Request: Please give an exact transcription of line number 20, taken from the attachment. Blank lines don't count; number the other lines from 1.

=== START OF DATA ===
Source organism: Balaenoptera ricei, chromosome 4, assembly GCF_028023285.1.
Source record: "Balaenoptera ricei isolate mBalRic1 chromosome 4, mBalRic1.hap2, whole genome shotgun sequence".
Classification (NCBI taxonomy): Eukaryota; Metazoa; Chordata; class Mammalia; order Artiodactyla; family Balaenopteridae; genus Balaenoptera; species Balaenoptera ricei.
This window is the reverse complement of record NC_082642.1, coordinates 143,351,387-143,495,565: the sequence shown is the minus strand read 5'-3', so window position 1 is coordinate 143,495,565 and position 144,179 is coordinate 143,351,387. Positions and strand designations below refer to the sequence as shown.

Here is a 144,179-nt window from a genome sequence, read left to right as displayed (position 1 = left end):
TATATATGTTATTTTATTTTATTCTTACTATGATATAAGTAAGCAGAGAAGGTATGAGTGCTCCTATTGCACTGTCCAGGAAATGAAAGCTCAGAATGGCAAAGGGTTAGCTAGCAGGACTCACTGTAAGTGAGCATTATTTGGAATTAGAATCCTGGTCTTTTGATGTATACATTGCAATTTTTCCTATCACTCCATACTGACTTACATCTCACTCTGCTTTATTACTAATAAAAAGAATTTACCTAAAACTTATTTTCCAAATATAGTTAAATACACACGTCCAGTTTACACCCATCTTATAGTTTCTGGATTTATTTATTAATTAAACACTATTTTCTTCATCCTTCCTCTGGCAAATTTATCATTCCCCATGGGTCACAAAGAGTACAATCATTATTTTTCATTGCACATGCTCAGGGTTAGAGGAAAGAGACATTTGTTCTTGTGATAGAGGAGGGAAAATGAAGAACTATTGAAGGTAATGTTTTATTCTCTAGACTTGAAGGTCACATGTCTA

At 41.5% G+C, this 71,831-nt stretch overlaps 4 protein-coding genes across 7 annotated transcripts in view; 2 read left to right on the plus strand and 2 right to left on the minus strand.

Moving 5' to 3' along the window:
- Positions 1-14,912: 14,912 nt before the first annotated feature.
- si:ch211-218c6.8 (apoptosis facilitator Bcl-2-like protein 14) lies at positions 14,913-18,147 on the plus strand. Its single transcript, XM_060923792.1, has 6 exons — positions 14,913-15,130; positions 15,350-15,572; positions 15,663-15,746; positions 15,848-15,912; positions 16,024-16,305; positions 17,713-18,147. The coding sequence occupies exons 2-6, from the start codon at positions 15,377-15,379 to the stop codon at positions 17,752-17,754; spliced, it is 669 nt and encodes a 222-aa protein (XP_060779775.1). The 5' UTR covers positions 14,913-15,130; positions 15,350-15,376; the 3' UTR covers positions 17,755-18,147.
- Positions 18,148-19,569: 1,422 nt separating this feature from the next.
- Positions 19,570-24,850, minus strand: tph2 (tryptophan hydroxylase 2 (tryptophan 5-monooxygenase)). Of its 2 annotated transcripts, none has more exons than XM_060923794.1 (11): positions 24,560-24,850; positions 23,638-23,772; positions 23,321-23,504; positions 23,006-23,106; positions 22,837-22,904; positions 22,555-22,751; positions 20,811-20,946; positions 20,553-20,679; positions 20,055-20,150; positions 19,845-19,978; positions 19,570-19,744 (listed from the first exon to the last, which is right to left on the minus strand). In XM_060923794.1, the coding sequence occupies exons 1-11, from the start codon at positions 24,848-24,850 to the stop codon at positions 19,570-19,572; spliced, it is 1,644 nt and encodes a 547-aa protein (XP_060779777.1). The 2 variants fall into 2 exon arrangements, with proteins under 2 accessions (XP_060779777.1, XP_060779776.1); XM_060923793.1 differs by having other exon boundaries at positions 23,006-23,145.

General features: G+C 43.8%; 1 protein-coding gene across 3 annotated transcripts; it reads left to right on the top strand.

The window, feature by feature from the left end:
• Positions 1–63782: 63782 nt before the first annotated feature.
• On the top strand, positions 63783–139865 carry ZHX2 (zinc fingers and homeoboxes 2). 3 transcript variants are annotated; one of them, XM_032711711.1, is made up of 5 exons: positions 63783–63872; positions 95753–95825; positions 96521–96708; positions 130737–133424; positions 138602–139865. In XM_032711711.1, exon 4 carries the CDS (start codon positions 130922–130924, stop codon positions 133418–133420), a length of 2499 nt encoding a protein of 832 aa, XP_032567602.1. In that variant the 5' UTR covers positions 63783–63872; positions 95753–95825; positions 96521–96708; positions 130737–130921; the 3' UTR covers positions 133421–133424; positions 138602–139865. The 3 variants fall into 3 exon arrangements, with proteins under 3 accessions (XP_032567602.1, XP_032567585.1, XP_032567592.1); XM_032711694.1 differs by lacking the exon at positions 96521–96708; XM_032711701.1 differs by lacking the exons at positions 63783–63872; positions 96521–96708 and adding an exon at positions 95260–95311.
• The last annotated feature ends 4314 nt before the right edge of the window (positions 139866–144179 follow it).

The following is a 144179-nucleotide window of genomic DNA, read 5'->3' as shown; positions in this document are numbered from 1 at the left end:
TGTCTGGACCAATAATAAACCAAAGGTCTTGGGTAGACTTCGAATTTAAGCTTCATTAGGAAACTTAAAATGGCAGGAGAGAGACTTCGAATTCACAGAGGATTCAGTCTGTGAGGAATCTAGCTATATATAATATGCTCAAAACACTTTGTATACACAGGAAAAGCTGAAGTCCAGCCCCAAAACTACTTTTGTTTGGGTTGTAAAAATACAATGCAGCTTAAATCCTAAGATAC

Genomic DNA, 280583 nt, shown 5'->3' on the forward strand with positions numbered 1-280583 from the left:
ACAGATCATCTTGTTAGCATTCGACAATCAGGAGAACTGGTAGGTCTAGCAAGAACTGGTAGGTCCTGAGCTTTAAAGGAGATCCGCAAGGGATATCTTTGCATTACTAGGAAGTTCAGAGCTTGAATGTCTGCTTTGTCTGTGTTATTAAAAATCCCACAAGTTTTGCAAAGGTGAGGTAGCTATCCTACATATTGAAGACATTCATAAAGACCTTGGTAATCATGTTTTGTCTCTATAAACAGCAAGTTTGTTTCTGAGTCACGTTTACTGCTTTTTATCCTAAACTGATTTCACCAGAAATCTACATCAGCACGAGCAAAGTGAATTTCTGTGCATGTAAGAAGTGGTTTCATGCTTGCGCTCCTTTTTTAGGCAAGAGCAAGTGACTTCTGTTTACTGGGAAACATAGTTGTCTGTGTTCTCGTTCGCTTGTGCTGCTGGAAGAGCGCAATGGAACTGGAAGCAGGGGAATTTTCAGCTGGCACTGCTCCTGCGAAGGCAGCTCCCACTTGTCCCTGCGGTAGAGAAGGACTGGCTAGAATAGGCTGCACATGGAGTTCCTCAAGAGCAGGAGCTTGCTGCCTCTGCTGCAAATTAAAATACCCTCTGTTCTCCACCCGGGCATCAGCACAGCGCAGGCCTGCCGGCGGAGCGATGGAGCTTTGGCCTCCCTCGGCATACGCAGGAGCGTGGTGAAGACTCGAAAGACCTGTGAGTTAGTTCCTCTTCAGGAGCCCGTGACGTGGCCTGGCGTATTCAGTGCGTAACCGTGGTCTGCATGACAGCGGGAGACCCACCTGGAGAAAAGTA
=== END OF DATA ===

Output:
Genomic DNA, 280583 nt, shown 5'->3' on the forward strand with positions numbered 1-280583 from the left: